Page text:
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Using Kubernetes to Host Sauce Connect Tunnels by Morgan Vergara

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The Dell team was initially running tunnels on Windows VMs and providing a set of static tunnels for users, configured to access various test environments. They used custom DNS servers to access test environments, and the DNS server settings of SauceConnect to control name resolution for those tunnels. They needed more flexibility in name resolution, so we tried using HOSTS files, but all tunnels on a single VM would have to use the same HOSTS file, limiting the flexibility. Using Kubernetes containers allows the team to run a single tunnel in its own container, with its own HOSTS file, thus allowing users to have custom tunnels with fully controlled DNS resolution. In this session, Morgan Vergara explains how this enabled them to set up an infrastructure that allows users to set up custom tunnels on demand.

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Using Kubernetes to Host Sauce Connect Tunnels by Morgan Vergara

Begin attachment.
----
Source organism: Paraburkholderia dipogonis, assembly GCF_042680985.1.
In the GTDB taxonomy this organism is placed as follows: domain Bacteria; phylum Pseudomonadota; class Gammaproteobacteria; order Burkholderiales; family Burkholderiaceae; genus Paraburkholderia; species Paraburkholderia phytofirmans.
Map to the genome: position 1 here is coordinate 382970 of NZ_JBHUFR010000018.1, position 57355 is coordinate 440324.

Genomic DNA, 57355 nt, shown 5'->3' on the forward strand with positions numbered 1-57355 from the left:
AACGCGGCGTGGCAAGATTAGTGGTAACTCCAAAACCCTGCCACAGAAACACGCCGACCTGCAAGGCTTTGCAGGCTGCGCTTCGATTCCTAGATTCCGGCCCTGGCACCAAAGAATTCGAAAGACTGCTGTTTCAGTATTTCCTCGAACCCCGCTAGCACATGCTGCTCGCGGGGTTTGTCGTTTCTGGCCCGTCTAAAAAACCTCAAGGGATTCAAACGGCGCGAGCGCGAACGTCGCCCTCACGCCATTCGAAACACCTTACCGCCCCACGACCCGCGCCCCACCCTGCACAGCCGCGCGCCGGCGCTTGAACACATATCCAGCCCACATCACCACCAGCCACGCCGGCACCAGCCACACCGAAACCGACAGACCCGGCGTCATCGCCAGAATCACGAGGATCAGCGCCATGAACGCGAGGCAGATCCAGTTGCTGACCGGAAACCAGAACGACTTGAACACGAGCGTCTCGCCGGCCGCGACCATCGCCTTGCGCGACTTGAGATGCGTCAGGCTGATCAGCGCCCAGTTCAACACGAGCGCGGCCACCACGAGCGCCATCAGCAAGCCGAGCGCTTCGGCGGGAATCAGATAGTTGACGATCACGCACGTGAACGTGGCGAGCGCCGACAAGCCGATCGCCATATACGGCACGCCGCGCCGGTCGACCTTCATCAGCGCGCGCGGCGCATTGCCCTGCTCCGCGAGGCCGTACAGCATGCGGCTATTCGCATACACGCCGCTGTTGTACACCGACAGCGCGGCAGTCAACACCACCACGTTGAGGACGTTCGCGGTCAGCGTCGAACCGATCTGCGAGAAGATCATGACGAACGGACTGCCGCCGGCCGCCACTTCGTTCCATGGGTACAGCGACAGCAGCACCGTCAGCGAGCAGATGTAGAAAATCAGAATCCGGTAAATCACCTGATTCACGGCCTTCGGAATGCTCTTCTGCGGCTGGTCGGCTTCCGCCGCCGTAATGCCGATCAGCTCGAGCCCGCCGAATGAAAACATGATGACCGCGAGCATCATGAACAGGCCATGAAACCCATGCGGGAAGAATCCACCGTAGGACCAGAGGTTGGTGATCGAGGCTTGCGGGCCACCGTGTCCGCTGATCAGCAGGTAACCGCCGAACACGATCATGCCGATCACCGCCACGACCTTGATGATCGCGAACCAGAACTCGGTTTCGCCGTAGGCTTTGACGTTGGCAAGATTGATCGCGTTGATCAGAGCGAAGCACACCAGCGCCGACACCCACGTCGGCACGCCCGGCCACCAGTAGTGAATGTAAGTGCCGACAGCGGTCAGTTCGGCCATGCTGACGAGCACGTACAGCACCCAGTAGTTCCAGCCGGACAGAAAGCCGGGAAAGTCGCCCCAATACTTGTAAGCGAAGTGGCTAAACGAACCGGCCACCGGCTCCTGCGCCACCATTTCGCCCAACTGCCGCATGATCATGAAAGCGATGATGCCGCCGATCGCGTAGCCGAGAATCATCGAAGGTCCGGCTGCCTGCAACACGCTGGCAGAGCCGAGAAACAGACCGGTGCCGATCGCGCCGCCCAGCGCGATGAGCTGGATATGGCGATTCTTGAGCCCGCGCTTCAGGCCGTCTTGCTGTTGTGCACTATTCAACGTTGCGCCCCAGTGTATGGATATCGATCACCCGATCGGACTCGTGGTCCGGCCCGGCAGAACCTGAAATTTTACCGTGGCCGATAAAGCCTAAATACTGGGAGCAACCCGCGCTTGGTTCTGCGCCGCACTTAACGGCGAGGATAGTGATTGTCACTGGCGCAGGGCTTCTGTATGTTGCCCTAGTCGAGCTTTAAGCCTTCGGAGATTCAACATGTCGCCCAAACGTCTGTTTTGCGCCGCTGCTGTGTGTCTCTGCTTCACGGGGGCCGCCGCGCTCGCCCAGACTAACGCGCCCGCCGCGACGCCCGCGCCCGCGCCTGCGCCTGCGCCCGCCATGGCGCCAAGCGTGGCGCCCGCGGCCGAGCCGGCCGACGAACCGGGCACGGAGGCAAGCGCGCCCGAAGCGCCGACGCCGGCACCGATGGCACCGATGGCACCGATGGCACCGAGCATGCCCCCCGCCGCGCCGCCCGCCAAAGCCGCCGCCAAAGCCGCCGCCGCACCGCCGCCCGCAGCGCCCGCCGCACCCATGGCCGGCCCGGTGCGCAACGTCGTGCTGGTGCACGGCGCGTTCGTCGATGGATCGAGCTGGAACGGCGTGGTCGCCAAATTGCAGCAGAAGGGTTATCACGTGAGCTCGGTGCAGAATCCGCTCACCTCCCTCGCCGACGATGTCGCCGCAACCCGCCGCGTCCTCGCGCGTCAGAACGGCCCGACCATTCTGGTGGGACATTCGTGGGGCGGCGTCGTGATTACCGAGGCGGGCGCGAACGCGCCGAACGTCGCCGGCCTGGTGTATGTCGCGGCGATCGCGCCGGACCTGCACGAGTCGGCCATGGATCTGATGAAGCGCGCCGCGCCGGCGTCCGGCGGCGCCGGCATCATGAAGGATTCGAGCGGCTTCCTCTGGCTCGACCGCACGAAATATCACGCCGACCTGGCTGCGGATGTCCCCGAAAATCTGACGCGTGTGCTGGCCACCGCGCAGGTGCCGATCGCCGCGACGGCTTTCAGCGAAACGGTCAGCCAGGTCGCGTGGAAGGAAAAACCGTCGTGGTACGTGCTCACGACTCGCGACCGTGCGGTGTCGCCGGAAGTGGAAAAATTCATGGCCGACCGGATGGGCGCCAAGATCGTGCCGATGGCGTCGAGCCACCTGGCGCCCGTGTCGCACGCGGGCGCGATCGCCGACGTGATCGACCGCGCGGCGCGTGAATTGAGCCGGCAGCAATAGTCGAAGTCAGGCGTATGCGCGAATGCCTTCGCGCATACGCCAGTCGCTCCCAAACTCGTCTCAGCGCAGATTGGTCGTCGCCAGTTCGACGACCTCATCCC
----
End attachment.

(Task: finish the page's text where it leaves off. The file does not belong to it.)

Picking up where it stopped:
1. 1. SauceConnect Tunnels on Kubernetes Providing tunnels on demand
  2. 2. © Copyright 2019 Dell Inc.2 of Y The problem
  3. 3. © Copyright 2019 Dell Inc.3 of Y The solution… or part of it
  4. 4. © Copyright 2019 Dell Inc.4 of Y The other parts of the solution
  5. 5. © Copyright 2019 Dell Inc.5 of Y Behind the scenes • Tunnel Manager A web application that allows users to manually create tunnels ad-hoc. • Tunnel Arbiter A web application that shows a list of existing tunnels, and also runs a periodic process to shutdown expired tunnels. • TunnelCLI A command line utility used in the CI/CD pipeline that calls the web service to create tunnels.
  6. 6. © Copyright 2019 Dell Inc.6 of Y Questions?

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